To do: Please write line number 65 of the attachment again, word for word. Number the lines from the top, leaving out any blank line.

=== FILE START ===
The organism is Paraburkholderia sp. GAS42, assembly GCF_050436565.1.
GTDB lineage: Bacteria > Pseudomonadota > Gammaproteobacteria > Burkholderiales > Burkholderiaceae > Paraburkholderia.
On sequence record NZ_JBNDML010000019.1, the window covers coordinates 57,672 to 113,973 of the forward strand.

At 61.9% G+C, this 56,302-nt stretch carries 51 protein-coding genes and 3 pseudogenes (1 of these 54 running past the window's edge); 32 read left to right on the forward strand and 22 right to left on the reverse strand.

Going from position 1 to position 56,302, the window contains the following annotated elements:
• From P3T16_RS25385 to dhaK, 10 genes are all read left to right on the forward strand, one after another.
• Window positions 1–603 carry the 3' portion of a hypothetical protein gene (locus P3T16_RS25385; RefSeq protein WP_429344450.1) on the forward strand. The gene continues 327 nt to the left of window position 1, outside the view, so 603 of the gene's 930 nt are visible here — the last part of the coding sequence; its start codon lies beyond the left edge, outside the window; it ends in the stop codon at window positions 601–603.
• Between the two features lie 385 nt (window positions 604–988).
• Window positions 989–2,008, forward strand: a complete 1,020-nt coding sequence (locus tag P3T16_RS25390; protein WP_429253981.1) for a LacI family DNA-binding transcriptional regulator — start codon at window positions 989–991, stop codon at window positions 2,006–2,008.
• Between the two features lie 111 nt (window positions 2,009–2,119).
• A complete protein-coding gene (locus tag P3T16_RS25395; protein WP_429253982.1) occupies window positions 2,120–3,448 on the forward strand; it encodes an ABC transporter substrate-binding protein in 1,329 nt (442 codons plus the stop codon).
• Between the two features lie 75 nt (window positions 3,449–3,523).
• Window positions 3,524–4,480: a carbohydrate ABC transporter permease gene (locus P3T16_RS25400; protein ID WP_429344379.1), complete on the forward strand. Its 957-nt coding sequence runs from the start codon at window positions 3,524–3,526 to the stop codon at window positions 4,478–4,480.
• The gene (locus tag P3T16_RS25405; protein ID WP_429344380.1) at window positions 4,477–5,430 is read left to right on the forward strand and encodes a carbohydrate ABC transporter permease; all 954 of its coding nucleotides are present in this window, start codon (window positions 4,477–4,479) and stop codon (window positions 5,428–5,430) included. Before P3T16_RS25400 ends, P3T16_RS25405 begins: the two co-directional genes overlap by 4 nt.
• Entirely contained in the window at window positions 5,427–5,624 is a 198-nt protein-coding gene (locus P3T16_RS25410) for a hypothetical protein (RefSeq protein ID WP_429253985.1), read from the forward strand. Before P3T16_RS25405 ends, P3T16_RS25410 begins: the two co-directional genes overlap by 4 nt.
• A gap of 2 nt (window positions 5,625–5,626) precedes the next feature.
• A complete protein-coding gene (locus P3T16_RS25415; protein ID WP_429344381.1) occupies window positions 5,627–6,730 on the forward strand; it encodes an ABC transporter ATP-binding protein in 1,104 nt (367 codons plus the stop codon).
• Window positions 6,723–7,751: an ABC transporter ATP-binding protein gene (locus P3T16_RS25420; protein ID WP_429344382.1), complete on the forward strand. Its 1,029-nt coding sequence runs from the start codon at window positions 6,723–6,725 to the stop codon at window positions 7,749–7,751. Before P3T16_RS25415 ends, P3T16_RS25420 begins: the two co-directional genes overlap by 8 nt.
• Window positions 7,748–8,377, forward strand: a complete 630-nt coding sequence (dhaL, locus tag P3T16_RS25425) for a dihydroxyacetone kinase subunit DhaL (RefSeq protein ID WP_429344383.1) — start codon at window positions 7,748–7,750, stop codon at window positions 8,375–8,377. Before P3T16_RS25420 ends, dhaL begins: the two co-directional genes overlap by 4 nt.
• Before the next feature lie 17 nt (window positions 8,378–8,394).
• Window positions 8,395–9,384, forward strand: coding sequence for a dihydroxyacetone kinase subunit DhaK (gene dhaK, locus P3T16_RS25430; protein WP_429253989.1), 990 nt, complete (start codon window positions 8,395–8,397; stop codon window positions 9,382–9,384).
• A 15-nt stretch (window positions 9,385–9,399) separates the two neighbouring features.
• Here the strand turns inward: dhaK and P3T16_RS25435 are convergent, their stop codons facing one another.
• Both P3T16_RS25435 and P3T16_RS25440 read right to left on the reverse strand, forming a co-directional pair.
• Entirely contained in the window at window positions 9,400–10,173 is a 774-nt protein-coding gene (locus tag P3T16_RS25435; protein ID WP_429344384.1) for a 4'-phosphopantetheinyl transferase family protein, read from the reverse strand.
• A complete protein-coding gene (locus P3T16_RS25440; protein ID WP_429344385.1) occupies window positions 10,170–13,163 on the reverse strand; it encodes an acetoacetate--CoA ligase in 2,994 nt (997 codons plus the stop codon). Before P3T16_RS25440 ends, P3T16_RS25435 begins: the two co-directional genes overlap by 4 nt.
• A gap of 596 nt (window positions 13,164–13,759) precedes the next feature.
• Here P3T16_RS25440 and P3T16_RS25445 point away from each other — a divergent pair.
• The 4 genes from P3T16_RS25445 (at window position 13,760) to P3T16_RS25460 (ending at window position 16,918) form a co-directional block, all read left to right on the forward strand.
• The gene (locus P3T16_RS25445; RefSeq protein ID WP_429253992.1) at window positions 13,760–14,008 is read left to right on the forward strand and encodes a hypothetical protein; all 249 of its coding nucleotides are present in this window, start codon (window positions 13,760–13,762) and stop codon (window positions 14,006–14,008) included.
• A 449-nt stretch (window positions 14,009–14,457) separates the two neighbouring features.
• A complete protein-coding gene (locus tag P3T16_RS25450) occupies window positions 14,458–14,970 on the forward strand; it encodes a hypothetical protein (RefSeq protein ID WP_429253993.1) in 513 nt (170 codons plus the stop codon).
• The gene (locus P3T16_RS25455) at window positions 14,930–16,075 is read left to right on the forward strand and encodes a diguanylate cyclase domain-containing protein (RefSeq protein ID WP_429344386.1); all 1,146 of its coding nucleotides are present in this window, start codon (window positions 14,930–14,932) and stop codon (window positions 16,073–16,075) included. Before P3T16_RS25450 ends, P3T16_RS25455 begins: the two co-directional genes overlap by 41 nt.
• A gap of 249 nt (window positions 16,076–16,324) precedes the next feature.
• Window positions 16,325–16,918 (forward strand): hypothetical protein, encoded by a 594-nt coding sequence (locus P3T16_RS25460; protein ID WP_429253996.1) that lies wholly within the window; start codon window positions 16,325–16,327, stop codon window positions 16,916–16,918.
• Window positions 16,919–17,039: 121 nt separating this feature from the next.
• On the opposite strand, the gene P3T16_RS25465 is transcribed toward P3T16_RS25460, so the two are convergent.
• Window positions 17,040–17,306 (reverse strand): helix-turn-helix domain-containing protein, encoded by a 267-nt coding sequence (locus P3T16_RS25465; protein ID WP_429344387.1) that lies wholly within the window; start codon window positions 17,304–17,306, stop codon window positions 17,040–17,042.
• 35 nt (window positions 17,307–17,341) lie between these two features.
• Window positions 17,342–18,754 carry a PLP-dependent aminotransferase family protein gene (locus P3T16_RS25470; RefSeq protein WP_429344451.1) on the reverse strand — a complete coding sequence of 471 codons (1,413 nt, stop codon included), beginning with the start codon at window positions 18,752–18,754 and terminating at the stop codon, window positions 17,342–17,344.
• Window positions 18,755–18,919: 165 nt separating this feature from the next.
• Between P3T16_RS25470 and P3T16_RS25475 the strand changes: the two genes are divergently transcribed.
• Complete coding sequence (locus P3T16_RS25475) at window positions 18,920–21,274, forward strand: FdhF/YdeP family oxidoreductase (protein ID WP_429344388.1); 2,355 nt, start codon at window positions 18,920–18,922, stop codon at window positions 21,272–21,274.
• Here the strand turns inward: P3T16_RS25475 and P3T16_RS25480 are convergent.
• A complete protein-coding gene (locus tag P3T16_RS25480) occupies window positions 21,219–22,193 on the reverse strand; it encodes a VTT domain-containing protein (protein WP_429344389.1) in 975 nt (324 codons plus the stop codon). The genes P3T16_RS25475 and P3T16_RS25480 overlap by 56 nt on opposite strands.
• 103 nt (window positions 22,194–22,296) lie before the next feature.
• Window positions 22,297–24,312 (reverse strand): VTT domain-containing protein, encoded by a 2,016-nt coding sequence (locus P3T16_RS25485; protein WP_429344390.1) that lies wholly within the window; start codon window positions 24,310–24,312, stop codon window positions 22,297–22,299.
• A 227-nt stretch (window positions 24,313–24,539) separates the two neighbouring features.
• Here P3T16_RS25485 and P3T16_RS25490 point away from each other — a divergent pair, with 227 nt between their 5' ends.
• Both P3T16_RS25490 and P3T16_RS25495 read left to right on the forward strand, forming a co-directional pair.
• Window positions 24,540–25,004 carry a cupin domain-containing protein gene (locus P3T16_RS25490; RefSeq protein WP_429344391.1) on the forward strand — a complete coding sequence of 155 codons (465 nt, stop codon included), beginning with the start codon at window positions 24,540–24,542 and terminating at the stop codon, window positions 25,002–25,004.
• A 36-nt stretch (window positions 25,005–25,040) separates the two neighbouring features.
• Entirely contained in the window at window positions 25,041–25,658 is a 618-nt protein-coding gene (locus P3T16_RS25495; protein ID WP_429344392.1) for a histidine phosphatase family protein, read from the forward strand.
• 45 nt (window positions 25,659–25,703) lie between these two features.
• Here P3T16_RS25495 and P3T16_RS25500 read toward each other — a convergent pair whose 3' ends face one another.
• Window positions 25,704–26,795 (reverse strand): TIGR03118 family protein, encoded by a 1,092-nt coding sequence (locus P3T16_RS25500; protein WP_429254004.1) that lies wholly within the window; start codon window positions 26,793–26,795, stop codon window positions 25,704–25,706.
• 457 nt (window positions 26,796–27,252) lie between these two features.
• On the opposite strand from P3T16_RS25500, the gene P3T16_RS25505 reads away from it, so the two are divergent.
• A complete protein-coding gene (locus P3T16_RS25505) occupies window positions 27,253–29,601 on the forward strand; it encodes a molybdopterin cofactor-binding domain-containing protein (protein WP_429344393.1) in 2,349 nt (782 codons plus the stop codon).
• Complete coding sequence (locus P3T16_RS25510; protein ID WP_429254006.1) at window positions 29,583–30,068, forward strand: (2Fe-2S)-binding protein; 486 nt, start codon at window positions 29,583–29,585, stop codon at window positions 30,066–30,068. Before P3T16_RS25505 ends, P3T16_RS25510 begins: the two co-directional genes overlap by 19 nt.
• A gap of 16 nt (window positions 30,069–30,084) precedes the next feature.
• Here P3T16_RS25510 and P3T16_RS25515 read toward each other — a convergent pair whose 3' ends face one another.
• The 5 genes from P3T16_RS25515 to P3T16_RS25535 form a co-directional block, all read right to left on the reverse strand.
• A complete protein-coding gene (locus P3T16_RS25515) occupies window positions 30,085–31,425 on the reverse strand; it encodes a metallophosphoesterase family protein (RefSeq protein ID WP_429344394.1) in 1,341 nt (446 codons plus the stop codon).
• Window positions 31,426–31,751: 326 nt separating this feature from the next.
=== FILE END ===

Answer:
• Window positions 31,426–31,751: 326 nt separating this feature from the next.